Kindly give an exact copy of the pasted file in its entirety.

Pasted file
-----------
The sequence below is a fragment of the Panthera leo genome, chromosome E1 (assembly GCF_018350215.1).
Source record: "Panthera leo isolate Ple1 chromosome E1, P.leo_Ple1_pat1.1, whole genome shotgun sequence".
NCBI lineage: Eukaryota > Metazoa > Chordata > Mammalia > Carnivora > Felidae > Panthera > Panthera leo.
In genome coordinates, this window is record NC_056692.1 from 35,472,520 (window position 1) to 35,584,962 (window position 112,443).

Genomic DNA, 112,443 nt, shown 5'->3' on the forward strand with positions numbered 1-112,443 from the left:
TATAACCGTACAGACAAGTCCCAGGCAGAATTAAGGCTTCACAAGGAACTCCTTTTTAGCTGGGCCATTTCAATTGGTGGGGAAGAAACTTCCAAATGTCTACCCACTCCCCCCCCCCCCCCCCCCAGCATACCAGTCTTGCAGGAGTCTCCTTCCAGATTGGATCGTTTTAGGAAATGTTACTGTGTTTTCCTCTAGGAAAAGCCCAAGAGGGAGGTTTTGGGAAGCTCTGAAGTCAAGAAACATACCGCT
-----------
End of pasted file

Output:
The sequence below is a fragment of the Panthera leo genome, chromosome E1 (assembly GCF_018350215.1).
Source record: "Panthera leo isolate Ple1 chromosome E1, P.leo_Ple1_pat1.1, whole genome shotgun sequence".
NCBI lineage: Eukaryota > Metazoa > Chordata > Mammalia > Carnivora > Felidae > Panthera > Panthera leo.
In genome coordinates, this window is record NC_056692.1 from 35,472,520 (window position 1) to 35,584,962 (window position 112,443).

Genomic DNA, 112,443 nt, shown 5'->3' on the forward strand with positions numbered 1-112,443 from the left:
TATAACCGTACAGACAAGTCCCAGGCAGAATTAAGGCTTCACAAGGAACTCCTTTTTAGCTGGGCCATTTCAATTGGTGGGGAAGAAACTTCCAAATGTCTACCCACTCCCCCCCCCCCCCCCCCCAGCATACCAGTCTTGCAGGAGTCTCCTTCCAGATTGGATCGTTTTAGGAAATGTTACTGTGTTTTCCTCTAGGAAAAGCCCAAGAGGGAGGTTTTGGGAAGCTCTGAAGTCAAGAAACATACCGCT